Alva Review-Courier -

It's all about the edge


February 2, 2020

Kathleen Lourde

Top Left: This small work by Martynovskaya shows her interest in what happens when edges meet. None of her artwork is titled, Martynovskaya said. Middle: Martynovskaya Artist In Residence-Painting Right: Islamic art pattners on a mosque in Tashkent, Uzbekistan. Photo courtesy of Bottom Row: Left: "I really like the big areas versus the very detailed areas," said the artist, Yelena Martyovskaya. "Some of the areas seem vast, they expand and your eye doesn't settle on one thing." But the off-beat elements of the painting raise questions in the viewer's mind, who then comes in to examine the painting more closely. And there the viewer will be confronted with one of Martynovskaya's "small complexities" that force the eye to follow a maze of tiny lines that both separate smaller shapes within but that also create the cohesiveness to make it a tiny, complicated unit. Middle: Martynovskaya Artist In Residence-Yelena Right: One of thousands of pieces of art on public display in the subway stations of Tashkent, Uzbekistan. Yelena Martynovskaya, who saw these often as a child, was awed by their beauty.

Yelena Martynovskaya, Northwestern's first artist in residence of the year, creates paintings that take opposites – a vast and unmarked space, say, and a tiny, complicated one – and lays their edges together to see what will happen. She seeks the harmony among the opposites that she knows she can find.

She knows she's done it when she can feel the harmony among all the various aspects of the painting.

"It's almost like when you listen to music and you hear that something is off and you don't know why." It's not in harmony. "That's what it's like for me. I can tell when the painting's in harmony – it's kind of like musical harmony. You just know."

Uzbekistan to California: A Journey of Contrasts

Martynovskaya, 37, was born in Uzbekistan when it was still the Uzbek Soviet Socialist Republic. She lived there for the first 11 years of her life, going to school under Soviet rule – which, she said, emphasized the arts in public education, particularly the art from Europe's realism tradition.

"Art was a very important part of the curriculum since the very young age," she said. "It was very academic, and we focused a lot on realism."

Outside of those classes, Islamic art adorned public spaces, mosques – even the subway system in Tashkent, Uzbekistan's capital city, and as a little girl, Martynovskaya reveled in it.

"I was born in a very small province of Tashkent, but my memories of seeing beautiful things were in town of Tashkent, the capital of Uzbekistan, especially the subway system," she said. "I was very inspired and loved going to the metro when I was growing up there because it was like a museum. It's considered one of most beautiful subway systems in the world."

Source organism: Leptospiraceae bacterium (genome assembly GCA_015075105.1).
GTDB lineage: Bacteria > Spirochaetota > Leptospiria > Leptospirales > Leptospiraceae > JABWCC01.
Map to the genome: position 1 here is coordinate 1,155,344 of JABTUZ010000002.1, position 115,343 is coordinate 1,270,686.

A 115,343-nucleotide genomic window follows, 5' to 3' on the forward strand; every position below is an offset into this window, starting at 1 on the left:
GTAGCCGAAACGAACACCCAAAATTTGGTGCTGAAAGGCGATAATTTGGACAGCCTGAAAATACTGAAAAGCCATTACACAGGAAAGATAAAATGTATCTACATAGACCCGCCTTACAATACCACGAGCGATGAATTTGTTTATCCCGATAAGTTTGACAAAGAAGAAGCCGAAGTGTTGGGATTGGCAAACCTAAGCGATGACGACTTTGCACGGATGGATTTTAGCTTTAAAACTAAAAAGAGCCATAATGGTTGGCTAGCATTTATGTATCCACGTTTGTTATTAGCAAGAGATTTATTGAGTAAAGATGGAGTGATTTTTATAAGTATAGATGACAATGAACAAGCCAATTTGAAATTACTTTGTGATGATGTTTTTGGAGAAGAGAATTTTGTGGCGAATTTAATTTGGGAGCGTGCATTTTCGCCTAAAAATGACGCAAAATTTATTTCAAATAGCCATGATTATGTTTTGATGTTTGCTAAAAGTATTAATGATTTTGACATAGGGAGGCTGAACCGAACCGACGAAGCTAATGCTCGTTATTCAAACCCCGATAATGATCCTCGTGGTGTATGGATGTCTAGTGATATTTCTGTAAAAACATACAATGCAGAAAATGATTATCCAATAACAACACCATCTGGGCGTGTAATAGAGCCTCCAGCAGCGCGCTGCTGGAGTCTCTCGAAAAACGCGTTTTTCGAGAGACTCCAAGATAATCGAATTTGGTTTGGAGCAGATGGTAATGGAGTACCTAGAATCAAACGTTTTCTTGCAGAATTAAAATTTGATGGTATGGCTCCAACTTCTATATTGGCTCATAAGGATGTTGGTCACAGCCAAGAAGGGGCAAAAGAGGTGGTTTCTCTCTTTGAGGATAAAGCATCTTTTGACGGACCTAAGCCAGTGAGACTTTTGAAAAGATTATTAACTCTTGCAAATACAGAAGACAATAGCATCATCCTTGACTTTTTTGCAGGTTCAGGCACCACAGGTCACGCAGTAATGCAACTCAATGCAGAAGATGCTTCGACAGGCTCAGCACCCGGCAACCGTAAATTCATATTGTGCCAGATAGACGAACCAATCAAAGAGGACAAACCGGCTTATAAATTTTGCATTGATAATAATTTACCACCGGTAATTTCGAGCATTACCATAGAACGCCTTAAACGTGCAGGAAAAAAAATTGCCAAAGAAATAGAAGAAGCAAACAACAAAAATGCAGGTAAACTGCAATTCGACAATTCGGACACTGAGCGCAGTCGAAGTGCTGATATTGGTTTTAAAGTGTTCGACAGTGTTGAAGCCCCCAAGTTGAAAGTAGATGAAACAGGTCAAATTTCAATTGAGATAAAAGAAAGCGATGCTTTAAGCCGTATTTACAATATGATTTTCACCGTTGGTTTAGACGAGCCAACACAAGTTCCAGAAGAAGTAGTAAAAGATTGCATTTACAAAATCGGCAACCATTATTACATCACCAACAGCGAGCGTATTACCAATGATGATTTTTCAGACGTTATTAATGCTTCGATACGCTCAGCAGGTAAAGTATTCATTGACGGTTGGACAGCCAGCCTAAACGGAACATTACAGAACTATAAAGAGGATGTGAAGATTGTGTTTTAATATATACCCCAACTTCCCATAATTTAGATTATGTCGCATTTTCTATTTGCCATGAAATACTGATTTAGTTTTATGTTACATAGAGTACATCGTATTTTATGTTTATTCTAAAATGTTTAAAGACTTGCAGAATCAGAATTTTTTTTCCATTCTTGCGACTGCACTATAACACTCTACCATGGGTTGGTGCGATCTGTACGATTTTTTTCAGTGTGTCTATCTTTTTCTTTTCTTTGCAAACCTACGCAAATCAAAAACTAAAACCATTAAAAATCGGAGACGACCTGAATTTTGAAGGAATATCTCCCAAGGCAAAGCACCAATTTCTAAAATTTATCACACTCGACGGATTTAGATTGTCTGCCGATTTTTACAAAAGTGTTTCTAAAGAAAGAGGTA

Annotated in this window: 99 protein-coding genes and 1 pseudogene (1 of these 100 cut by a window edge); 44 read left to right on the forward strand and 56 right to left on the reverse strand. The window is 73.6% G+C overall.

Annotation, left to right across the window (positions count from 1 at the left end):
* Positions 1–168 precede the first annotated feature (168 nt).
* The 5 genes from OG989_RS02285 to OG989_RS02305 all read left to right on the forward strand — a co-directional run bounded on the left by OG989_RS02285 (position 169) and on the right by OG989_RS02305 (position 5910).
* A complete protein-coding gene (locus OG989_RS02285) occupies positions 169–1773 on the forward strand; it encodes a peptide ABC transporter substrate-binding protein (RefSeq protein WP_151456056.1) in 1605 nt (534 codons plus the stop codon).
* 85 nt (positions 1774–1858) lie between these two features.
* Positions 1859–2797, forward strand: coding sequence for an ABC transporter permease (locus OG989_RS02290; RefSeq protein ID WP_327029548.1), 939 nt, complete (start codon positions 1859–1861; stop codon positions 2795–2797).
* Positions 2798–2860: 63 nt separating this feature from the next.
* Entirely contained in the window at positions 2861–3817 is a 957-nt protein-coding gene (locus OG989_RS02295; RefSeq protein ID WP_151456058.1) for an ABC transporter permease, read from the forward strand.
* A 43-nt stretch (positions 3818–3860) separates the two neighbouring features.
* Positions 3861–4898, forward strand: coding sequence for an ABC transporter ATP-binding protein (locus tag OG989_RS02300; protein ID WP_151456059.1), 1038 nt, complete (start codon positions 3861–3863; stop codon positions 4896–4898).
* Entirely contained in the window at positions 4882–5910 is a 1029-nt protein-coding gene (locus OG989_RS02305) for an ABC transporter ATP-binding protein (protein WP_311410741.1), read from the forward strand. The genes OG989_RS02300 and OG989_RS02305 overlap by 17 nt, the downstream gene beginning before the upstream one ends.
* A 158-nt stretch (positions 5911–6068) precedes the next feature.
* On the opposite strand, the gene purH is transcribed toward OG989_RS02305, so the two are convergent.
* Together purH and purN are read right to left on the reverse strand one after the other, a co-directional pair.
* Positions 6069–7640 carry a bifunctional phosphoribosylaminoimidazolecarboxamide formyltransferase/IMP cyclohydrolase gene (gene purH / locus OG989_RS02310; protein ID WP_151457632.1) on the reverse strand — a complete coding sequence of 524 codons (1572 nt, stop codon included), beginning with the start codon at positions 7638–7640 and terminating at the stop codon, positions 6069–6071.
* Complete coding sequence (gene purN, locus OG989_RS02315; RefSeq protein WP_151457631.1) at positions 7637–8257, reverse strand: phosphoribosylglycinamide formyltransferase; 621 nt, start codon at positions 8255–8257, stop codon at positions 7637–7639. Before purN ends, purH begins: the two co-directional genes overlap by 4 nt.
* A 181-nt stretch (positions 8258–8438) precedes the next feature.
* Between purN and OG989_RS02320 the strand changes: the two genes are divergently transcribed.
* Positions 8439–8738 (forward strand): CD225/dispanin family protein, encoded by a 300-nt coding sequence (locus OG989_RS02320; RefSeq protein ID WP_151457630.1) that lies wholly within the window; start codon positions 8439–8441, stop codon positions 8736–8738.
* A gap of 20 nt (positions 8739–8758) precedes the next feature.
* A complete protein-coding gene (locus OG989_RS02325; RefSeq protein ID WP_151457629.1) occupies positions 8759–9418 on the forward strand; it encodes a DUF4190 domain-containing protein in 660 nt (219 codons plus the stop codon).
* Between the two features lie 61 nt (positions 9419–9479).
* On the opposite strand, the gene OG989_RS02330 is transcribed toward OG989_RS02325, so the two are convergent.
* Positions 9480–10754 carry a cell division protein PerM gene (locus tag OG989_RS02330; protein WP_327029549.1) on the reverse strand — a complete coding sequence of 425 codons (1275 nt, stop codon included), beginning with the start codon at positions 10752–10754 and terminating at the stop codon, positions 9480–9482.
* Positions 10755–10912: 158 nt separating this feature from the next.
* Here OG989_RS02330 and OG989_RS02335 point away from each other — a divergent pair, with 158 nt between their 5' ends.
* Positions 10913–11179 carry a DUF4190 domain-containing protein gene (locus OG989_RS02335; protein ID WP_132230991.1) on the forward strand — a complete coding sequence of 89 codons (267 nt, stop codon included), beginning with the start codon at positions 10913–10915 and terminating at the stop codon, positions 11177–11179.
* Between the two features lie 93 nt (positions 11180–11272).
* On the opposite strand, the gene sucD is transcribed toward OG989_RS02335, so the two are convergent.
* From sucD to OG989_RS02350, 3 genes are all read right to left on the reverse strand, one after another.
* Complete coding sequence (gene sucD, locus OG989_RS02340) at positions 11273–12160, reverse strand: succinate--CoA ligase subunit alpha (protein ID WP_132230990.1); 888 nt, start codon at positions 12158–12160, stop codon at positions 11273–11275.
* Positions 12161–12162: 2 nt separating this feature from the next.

Art also decorated many of the public building exteriors. "There were also a number of Islamic architecture examples like mosques which were beautifully decorated," she said. Uzbek art and culture is characterized by vibrant colors and patterns, textiles and pottery. "As a child seeing this very captivated me," she said.

Although most images of the Soviet Union that have been presented to Americans have been of massive, bleak, concrete government buildings (or the horrors of the Siberian gulags), this is not at all what Uzbekistan looked like even under Soviet rule.

"Yes, it's true that for the most of Russia, during Soviet times, there were a lot of government-built buildings in the form of brutalist architecture which were very depressing looking," Martynovskaya wrote in a later email. "I saw that later in life, and when my family was traveling to Moscow (en route to U.S.), it really stood out for me, the dark and depressing scenery in Russia.

"But in Uzbekistan, even if these buildings existed, there were a lot of other things that were very colorful, and the climate was very similar to central California, where spring and summer were very green, with lots of flowers."

In 1991, the Uzbek Soviet Socialist Republic became the Republic of Uzbekistan. In 1993, the Martynovskaya family emigrated to California.

California: A New Life, A New Kind of Art

Martynovskaya went from one country and culture to a very different country and culture; from a tradition-based artistic sensibility bang into one that reveled in freedom.

"I've never seen an example of an abstract art until I was a teenager living in United States," Martynovskaya said. "Right away, it captivated me, the freedom of using paint in many different ways. I was used to only seeing paint used (...) to display a likeness of something: an object, a figure, landscape. But in U.S., when I went to the art museum for the first time in high school, I was struck by the use of paint, how it was applied: letting the paint take on its own life where it wasn't forced to look like something else."